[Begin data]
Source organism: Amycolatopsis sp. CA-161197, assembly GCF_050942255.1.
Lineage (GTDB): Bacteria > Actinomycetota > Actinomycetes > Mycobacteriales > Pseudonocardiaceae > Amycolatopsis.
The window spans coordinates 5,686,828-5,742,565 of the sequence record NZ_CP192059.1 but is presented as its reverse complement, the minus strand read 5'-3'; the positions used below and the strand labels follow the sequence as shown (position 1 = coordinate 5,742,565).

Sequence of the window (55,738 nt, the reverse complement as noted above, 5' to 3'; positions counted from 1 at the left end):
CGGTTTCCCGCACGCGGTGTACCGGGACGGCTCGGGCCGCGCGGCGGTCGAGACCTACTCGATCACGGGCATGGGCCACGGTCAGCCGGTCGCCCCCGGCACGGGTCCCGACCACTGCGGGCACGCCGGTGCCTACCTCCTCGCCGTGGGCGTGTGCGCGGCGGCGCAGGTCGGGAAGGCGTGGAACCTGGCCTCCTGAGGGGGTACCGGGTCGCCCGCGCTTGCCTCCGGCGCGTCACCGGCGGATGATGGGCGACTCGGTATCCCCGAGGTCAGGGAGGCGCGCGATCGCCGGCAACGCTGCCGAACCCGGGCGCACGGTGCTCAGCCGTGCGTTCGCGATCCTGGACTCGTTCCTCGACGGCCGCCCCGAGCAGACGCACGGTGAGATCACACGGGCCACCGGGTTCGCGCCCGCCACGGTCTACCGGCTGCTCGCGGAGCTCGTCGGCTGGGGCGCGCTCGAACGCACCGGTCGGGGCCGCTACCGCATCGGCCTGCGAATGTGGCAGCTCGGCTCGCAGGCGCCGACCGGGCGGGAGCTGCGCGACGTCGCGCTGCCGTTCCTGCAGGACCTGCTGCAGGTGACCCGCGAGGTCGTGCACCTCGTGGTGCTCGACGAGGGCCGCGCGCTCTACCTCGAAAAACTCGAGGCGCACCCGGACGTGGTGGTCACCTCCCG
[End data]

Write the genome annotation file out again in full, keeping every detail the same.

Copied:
Source organism: Amycolatopsis sp. CA-161197, assembly GCF_050942255.1.
Lineage (GTDB): Bacteria > Actinomycetota > Actinomycetes > Mycobacteriales > Pseudonocardiaceae > Amycolatopsis.
The window spans coordinates 5,686,828-5,742,565 of the sequence record NZ_CP192059.1 but is presented as its reverse complement, the minus strand read 5'-3'; the positions used below and the strand labels follow the sequence as shown (position 1 = coordinate 5,742,565).

Sequence of the window (55,738 nt, the reverse complement as noted above, 5' to 3'; positions counted from 1 at the left end):
CGGTTTCCCGCACGCGGTGTACCGGGACGGCTCGGGCCGCGCGGCGGTCGAGACCTACTCGATCACGGGCATGGGCCACGGTCAGCCGGTCGCCCCCGGCACGGGTCCCGACCACTGCGGGCACGCCGGTGCCTACCTCCTCGCCGTGGGCGTGTGCGCGGCGGCGCAGGTCGGGAAGGCGTGGAACCTGGCCTCCTGAGGGGGTACCGGGTCGCCCGCGCTTGCCTCCGGCGCGTCACCGGCGGATGATGGGCGACTCGGTATCCCCGAGGTCAGGGAGGCGCGCGATCGCCGGCAACGCTGCCGAACCCGGGCGCACGGTGCTCAGCCGTGCGTTCGCGATCCTGGACTCGTTCCTCGACGGCCGCCCCGAGCAGACGCACGGTGAGATCACACGGGCCACCGGGTTCGCGCCCGCCACGGTCTACCGGCTGCTCGCGGAGCTCGTCGGCTGGGGCGCGCTCGAACGCACCGGTCGGGGCCGCTACCGCATCGGCCTGCGAATGTGGCAGCTCGGCTCGCAGGCGCCGACCGGGCGGGAGCTGCGCGACGTCGCGCTGCCGTTCCTGCAGGACCTGCTGCAGGTGACCCGCGAGGTCGTGCACCTCGTGGTGCTCGACGAGGGCCGCGCGCTCTACCTCGAAAAACTCGAGGCGCACCCGGACGTGGTGGTCACCTCCCG